Returning actionable genomic results in a research biobank: Analytic validity, clinical implementation, and resource utilization

Am J Hum Genet. 2021 Nov 3;S0002-9297(21)00382-7. doi: 10.1016/j.ajhg.2021.10.005. Online ahead of print.


Over 100 million research participants around the world have had research array-based genotyping (GT) or genome sequencing (GS), but only a small fraction of these have been offered return of actionable genomic findings (gRoR). Between 2017 and 2021, we analyzed genomic results from 36,417 participants in the Mass General Brigham Biobank and offered to confirm and return pathogenic and likely pathogenic variants (PLPVs) in 59 genes. Variant verification prior to participant recontact revealed that GT falsely identified PLPVs in 44.9% of samples, and GT failed to identify 72.0% of PLPVs detected in a subset of samples that were also sequenced. GT and GS detected verified PLPVs in 1% and 2.5% of the cohort, respectively. Of 256 participants who were alerted that they carried actionable PLPVs, 37.5% actively or passively declined further disclosure. 76.3% of those carrying PLPVs were unaware that they were carrying the variant, and over half of those met published professional criteria for genetic testing but had never been tested. This gRoR protocol cost approximately $129,000 USD per year in laboratory testing and research staff support, representing $14 per participant whose DNA was analyzed or $3,224 per participant in whom a PLPV was confirmed and disclosed. These data provide logistical details around gRoR that could help other investigators planning to return genomic results.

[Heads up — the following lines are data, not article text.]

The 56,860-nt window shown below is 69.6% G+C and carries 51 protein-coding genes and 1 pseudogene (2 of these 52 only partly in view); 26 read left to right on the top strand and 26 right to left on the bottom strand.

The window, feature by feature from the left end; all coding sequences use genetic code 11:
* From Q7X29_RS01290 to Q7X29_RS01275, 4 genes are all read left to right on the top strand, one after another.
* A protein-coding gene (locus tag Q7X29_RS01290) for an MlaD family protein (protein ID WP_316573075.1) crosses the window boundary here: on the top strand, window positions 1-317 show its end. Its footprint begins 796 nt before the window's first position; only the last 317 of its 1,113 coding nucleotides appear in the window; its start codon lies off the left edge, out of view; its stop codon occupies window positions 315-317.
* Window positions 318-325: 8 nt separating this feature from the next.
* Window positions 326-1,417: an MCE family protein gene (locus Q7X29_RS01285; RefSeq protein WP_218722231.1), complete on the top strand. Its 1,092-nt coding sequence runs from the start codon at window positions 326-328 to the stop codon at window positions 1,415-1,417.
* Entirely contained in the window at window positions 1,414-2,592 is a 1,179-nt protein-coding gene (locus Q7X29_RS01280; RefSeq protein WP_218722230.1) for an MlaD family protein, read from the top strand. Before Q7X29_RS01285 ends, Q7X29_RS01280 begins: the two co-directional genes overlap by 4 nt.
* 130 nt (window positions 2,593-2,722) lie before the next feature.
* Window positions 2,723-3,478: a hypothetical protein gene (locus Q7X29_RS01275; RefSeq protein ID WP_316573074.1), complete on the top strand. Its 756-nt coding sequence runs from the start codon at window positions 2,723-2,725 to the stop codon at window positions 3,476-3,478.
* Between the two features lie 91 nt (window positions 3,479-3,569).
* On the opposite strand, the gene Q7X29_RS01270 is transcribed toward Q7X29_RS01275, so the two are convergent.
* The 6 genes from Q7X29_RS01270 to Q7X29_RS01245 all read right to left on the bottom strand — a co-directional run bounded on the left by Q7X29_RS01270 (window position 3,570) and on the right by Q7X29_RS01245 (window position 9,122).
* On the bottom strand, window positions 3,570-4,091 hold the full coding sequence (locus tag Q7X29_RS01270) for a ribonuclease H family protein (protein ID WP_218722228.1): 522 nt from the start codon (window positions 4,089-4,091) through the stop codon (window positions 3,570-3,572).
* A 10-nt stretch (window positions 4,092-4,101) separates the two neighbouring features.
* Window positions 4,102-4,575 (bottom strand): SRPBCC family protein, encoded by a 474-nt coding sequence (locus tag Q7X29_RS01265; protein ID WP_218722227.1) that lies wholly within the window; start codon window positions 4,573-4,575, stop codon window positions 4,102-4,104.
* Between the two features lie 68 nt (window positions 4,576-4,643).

Keywords: biobank; genetic; genomic; research.